Home Graphic novel 493 OUT OF 5,077? | HPPR

493 OUT OF 5,077? | HPPR

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Melody Graves of Amarillo, Texas, for the HPPR Radio Readers Book Club. Today we continue to watch the March trilogy, which is a three-part graphic novel written about the discrimination and oppression suffered by the great John Lewis.

The third book opens with three girls being bombed in a church in Birmingham. This event sparks a lot of violence and murder, but Dr. King reminded everyone to keep fighting for their rights. The story then flashes between 2009, with Louis shaking hands with President Obama at the inauguration, and back to the struggles Louis faced in the 1960s with African Americans fighting for their right to vote.

The oppression continued with killings and bombings. And, when Dr. King met with President Johnson about the Voting Rights Act, Johnson refused to put it into effect.

Malcolm X is murdered and another march is organized in 1965. At Pettus Bridge, Lewis is beaten in the head, and while in hospital Dr. King visits him. This march is now called Bloody Sunday, the gateway to the passage of the Voting Rights Act of 1965.

Flash forward to 2009, and Barack Obama’s inauguration as evidence of how far Lewis has come. We owe him a lot for his contributions to the fight. The life of John Lewis should be studied by every American. His life was not just about the rights of black people, but those of all who were or are oppressed.

In September 2020 I had the opportunity to go to many places that March talked about. Being in these places really encouraged me to start advocating harder. As I walked over Pettus Bridge and remembered those who fought for my rights on Bloody Sunday, I knew I had to continue to carry on Mr Lewis’ legacy. Standing at the church where the little girls died from the bomb, my heart was broken. Walking through the bus station where the Montgomery Bus Boycott took place was so empowering. The museum still has part of the actual floor of the original bus station. It was a trip I will never forget

As a result of these experiences, I am forever empowered to have at least some of the impact Mr. Lewis had in this world. And, as I am empowered to continue to make an impact in this world, I need to reflect on what is happening locally right now.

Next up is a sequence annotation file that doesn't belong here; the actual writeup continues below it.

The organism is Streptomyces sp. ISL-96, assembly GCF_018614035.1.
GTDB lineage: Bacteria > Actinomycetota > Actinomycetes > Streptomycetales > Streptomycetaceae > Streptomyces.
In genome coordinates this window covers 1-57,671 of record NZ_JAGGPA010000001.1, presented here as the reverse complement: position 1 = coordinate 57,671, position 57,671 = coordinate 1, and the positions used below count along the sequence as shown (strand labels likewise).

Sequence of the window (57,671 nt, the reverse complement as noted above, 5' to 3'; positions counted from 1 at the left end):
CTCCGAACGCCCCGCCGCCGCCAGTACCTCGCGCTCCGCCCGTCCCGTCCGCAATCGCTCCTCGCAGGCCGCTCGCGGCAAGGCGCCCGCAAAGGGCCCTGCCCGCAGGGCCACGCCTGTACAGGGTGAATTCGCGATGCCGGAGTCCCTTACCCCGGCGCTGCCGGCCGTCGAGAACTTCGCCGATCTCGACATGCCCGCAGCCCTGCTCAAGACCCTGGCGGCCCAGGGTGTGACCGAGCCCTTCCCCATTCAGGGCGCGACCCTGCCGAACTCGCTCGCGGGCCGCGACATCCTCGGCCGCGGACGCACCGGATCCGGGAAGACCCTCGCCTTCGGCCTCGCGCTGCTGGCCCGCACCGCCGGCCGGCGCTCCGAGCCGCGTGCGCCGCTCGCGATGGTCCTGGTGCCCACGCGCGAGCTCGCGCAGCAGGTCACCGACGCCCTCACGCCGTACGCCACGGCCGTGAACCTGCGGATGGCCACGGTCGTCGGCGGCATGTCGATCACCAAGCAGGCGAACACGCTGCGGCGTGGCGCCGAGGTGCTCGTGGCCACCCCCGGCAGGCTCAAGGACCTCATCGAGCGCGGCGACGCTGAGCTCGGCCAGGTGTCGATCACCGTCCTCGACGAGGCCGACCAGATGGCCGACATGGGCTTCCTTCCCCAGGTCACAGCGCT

We have people who are oppressed, people who feel like they lost their voice in our recent elections, where only 493 people voted out of 5,077 registered voters.

It is clear that we have to do something. We need to value our own voices. And we must not stop until our voices are heard loud and clear. We have to understand that we have value and that people like John Lewis came before us and fought for our right to stand at the polls.

It’s time for us citizens and residents to start showing up for a better future. Our children watch what we do. They no longer do what we tell them to do, but they do what they see us do.

So it becomes extremely important that we come out and vote, so we create a united force that says we’re here to fight for each other. We must demand that others listen to us as we create the change we know we are worthy of throughout our lives. It becomes important to understand that oppression is not for a specific group. Anyone can face oppression. And as easily as a group can be oppressed, any group can be oppressed.

So what we need to do is start speaking out against the oppression that we see. We must ensure that everyone’s voices are heard. And when we’re at a table, it’s important that we create space for others to join us. If we want to be the change that John Lewis fought for, that Dr King fought for, we must create a united front to make change happen.

These are Melody Graves and Amarillo for the HPR Radio Readers Book Club.